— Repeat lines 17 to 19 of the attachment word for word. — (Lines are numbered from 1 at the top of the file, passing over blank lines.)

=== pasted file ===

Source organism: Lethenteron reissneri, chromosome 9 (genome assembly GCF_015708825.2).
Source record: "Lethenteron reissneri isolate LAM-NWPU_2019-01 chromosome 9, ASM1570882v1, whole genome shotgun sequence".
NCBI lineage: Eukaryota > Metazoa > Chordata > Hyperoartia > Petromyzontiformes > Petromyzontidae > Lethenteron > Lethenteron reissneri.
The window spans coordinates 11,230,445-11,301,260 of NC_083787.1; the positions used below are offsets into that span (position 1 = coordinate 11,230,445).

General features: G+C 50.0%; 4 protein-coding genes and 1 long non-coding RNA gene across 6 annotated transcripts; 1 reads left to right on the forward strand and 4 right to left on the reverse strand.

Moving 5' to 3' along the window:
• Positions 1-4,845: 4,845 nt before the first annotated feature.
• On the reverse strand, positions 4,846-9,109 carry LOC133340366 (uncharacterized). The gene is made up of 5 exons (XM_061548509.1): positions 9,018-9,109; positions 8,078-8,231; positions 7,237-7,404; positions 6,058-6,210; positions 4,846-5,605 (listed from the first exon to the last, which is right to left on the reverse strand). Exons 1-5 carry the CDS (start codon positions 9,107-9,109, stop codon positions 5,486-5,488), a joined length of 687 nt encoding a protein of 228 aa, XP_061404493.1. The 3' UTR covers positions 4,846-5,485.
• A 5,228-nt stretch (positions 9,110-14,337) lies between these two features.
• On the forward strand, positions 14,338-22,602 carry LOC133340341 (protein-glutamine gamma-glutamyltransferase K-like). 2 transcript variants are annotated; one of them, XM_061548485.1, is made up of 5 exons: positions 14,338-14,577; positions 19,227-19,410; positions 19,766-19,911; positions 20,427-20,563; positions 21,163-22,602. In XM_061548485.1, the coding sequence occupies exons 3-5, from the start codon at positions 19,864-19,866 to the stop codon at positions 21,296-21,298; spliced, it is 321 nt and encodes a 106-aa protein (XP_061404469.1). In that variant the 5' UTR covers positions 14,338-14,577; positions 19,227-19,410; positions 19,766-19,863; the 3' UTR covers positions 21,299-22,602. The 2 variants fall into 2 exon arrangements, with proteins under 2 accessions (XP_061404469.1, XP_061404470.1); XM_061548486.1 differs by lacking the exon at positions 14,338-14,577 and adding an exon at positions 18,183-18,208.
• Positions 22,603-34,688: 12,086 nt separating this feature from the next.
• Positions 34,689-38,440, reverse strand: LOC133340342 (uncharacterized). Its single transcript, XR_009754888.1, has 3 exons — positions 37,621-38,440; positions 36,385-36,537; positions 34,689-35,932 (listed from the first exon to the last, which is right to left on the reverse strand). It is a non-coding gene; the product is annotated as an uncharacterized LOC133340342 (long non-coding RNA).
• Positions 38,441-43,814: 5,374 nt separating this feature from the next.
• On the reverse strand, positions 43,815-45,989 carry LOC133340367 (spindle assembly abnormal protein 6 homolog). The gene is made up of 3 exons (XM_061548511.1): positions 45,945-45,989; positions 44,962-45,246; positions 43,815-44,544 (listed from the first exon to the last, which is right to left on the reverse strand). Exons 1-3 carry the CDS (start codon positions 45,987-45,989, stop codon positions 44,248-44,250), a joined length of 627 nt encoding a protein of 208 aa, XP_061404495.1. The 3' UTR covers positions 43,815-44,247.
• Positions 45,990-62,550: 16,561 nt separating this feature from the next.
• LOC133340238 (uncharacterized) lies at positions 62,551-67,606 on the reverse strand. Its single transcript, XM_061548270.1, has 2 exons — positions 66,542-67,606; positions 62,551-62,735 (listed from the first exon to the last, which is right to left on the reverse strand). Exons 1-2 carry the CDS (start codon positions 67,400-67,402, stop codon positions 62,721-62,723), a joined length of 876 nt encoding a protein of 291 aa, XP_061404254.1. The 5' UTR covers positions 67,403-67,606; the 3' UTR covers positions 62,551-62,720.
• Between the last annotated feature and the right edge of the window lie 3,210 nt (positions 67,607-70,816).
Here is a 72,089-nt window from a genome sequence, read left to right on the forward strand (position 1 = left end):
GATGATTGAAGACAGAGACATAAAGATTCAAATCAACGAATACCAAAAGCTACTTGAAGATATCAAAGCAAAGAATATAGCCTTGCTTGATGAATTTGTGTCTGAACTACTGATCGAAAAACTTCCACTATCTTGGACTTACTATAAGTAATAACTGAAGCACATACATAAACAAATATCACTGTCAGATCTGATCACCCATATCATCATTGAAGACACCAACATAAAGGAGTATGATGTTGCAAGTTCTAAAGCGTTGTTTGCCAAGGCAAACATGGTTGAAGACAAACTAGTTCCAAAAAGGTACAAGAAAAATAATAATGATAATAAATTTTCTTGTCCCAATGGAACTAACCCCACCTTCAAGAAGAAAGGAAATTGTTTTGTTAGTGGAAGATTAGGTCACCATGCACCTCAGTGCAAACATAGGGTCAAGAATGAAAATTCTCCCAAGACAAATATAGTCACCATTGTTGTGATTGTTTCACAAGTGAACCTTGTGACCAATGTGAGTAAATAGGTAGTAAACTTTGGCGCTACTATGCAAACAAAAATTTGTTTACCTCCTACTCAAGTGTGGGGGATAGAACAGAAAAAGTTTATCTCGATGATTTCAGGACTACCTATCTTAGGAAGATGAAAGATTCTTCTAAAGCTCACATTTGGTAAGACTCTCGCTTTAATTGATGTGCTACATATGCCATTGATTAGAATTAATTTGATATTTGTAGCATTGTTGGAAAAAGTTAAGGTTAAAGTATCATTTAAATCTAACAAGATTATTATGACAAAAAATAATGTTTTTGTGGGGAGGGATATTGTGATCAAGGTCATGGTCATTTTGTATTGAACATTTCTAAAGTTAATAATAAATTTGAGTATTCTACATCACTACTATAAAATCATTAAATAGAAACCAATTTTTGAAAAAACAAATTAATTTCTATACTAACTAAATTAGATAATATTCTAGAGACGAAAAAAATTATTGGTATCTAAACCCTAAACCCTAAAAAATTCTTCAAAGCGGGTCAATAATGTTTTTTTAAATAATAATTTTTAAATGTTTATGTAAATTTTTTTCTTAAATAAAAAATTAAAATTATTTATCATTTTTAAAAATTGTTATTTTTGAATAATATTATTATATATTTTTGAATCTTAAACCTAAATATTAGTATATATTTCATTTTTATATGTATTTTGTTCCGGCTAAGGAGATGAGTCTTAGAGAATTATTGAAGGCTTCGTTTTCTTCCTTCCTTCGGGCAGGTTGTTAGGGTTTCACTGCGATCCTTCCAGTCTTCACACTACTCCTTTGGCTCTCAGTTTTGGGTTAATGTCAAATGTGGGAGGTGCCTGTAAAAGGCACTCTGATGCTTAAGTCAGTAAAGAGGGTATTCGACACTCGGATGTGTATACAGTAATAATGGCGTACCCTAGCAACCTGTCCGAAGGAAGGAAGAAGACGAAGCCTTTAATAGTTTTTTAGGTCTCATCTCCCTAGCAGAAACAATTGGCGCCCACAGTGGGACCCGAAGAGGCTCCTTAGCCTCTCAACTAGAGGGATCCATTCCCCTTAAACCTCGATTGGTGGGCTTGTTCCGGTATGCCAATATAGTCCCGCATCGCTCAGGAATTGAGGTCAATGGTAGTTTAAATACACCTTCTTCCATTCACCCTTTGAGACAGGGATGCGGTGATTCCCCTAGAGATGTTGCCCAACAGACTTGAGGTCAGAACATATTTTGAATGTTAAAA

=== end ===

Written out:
• Between the last annotated feature and the right edge of the window lie 3,210 nt (positions 67,607-70,816).
Here is a 72,089-nt window from a genome sequence, read left to right on the forward strand (position 1 = left end):
GATGATTGAAGACAGAGACATAAAGATTCAAATCAACGAATACCAAAAGCTACTTGAAGATATCAAAGCAAAGAATATAGCCTTGCTTGATGAATTTGTGTCTGAACTACTGATCGAAAAACTTCCACTATCTTGGACTTACTATAAGTAATAACTGAAGCACATACATAAACAAATATCACTGTCAGATCTGATCACCCATATCATCATTGAAGACACCAACATAAAGGAGTATGATGTTGCAAGTTCTAAAGCGTTGTTTGCCAAGGCAAACATGGTTGAAGACAAACTAGTTCCAAAAAGGTACAAGAAAAATAATAATGATAATAAATTTTCTTGTCCCAATGGAACTAACCCCACCTTCAAGAAGAAAGGAAATTGTTTTGTTAGTGGAAGATTAGGTCACCATGCACCTCAGTGCAAACATAGGGTCAAGAATGAAAATTCTCCCAAGACAAATATAGTCACCATTGTTGTGATTGTTTCACAAGTGAACCTTGTGACCAATGTGAGTAAATAGGTAGTAAACTTTGGCGCTACTATGCAAACAAAAATTTGTTTACCTCCTACTCAAGTGTGGGGGATAGAACAGAAAAAGTTTATCTCGATGATTTCAGGACTACCTATCTTAGGAAGATGAAAGATTCTTCTAAAGCTCACATTTGGTAAGACTCTCGCTTTAATTGATGTGCTACATATGCCATTGATTAGAATTAATTTGATATTTGTAGCATTGTTGGAAAAAGTTAAGGTTAAAGTATCATTTAAATCTAACAAGATTATTATGACAAAAAATAATGTTTTTGTGGGGAGGGATATTGTGATCAAGGTCATGGTCATTTTGTATTGAACATTTCTAAAGTTAATAATAAATTTGAGTATTCTACATCACTACTATAAAATCATTAAATAGAAACCAATTTTTGAAAAAACAAATTAATTTCTATACTAACTAAATTAGATAATATTCTAGAGACGAAAAAAATTATTGGTATCTAAACCCTAAACCCTAAAAAATTCTTCAAAGCGGGTCAATAATGTTTTTTTAAATAATAATTTTTAAATGTTTATGTAAATTTTTTTCTTAAATAAAAAATTAAAATTATTTATCATTTTTAAAAATTGTTATTTTTGAATAATATTATTATATATTTTTGAATCTTAAACCTAAATATTAGTATATATTTCATTTTTATATGTATTTTGTTCCGGCTAAGGAGATGAGTCTTAGAGAATTATTGAAGGCTTCGTTTTCTTCCTTCCTTCGGGCAGGTTGTTAGGGTTTCACTGCGATCCTTCCAGTCTTCACACTACTCCTTTGGCTCTCAGTTTTGGGTTAATGTCAAATGTGGGAGGTGCCTGTAAAAGGCACTCTGATGCTTAAGTCAGTAAAGAGGGTATTCGACACTCGGATGTGTATACAGTAATAATGGCGTACCCTAGCAACCTGTCCGAAGGAAGGAAGAAGACGAAGCCTTTAATAGTTTTTTAGGTCTCATCTCCCTAGCAGAAACAATTGGCGCCCACAGTGGGACCCGAAGAGGCTCCTTAGCCTCTCAACTAGAGGGATCCATTCCCCTTAAACCTCGATTGGTGGGCTTGTTCCGGTATGCCAATATAGTCCCGCATCGCTCAGGAATTGAGGTCAATGGTAGTTTAAATACACCTTCTTCCATTCACCCTTTGAGACAGGGATGCGGTGATTCCCCTAGAGATGTTGCCCAACAGACTTGAGGTCAGAACATATTTTGAATGTTAAAA